Mark Amtower

COMMENTARY

3 steps to getting your small business discovered

I recently saw a discussion post in a group on LinkedIn that complained about people not lining up to download an application this person had on his web site. Why don’t people come to get this totally unique, valuable application? the person whined.

Why indeed!

We don’t operate in a vacuum and business does not occur by burning incense, chanting and praying for the phone to ring – or by posting something on a web site that very few people know about or visit.

What’s a company got to do to get on the radar?

Here are three relatively simple things that any company, especially small companies, should be doing so they can "get found."

First, define your expertise in terms that resonate with your niche in the market. Bob Davis, vice president at HeiTech Services in Silver Spring, Md., calls this defining your “sustainable competitive advantage,” which should be something that your company does better than 90 percent of your competitors. This is a skill that you have demonstrated through work with a variety of clients, not simply one you claim without demonstrable experience.

In other words, you need to differentiate your company.

Second, get conversant with the new social media tools. Social media here encompasses web 2.0 tools like webinars, podcasts, blogs, web video, web radio and social networks like LinkedIn and GovLoop. To stand out and be found, you have to participate in multiple venues and offer some good content in each.

This does not mean that you have to use all of the above web tools, but you need to understand the value that each tool offers. Then use the tools that will help you get your message out to targeted audiences.

As I indicated in last month's column, each of these tools brings something different to the table.

If you are offering a technical solution, webinars are a great tool to educate. Both blogging and webinars are great for developing a thought leadership position in your niche. Podcasts allow you to offer white papers, another thought leadership tool, in an audio format.
The goal is to use one or two of these tools on a regular basis to highlight and support your claim to your market position and your sustainable competitive advantage.

The third task is to spread the word. You now have the message (your sustainable competitive advantage) and the platform(s) – whichever tools you have opted to use.

Next, you have to tell people where to find this great content. In February 2011 I wrote “Content may be King, but Delivery is the Ace” in which I explained that, although content is key to proving you own a particular piece of intellectual real estate, unless you can show people where to find that content, you will never get on the radar and get the right people to read, listen to, or watch any of the content you have developed.

Traditional methods still work. A solid PR campaign can help, but using social media to share the content as well as deliver it is effective.

Many people read my Washington Technology columns because they find the link to the article posted on LinkedIn, Tweeted, and occasionally even on Facebook.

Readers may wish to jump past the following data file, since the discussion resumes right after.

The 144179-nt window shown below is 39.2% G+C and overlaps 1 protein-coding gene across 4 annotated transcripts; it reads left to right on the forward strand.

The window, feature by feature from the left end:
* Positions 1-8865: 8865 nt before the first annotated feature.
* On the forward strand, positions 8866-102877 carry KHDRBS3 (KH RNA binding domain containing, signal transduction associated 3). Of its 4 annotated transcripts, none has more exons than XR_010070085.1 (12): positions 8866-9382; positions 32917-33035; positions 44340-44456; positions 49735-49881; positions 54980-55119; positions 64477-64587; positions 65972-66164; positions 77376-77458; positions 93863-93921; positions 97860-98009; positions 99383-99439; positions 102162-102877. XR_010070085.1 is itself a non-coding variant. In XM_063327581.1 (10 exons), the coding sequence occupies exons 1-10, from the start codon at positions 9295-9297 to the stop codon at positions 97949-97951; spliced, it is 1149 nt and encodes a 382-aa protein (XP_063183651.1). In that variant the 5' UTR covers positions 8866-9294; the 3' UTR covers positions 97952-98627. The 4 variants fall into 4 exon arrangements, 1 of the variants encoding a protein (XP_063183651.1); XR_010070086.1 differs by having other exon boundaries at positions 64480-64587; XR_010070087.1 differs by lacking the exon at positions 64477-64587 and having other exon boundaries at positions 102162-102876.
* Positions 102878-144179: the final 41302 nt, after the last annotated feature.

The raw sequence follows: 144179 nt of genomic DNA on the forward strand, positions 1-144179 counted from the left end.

Go back to the beginning of this article where the guy was whining about people not downloading an application that this person had on his web site. People have to know it’s there in order to download it.

Get on board and get on the radar of your audience.

EDITOR’s NOTE: Mark Amtower also will be leading a workshop at FOSE on April 4 on government marketing essentials.
FOSE and Washington Technology share a parent company, 1105 Media.

About the Author

Mark Amtower advises government contractors on all facets of business-to-government (B2G) marketing and leveraging LinkedIn.

Reader Comments

Thu, Mar 15, 2012 Joyce Bosc, Boscobel Marketing Communications

We find that some companies don't know where to start with their social media campaigns because there are so many places to start and so many questions. We believe that companies can start with the basic social media outlets by repurposing existing content. This helps them transition into the world of social media.

Thu, Feb 16, 2012 Amtower

Gal- thnx. Bill- you are correct. I wrote about networking and relationships here frequently. Mark- great anecdote!

Thu, Feb 16, 2012 Gal Borenstein Fairfax, Virginia

Mr. Amtower's makes an insightful point for small businesses in the federal contracting space. Quality content is King and the ability to execute it effectively makes the difference between being noticed or being ignored. Notwithstanding, in my experience, the largest issue for most CXOs of Small Business is that inherently one cannot market themselves while working 80 hours a week on 'the trade'. Moreover, one must review their 'content' through the eyes and persona of an external customer to ensure it has third-party validation and credibility. Hence why hiring a trusted advisory/partner marketing, pr, or branding B2G agency, even on the smallest available budget, is an essential ingredient as they should be able to objectively look from the outside-in at 'what you got' and extract the 'diamonds in the rough' and polish it for 'public consumption'. Gal S. Borenstein, CEO The Borenstein Group, Inc. www.BorensteinGroup.com

Wed, Feb 15, 2012 Editor

Thanks for the insights, Bill and Mark.

Wed, Feb 15, 2012 Bill Breighner

The basic three points are well known in the industry, but the most important one is missing, being "net-worked" in your community of interest. Hire "reputable and results-oriented" professionals that have inside information on the opportunities and agencies being pursued. Outsiders have little to no chance without a proven game-changer!

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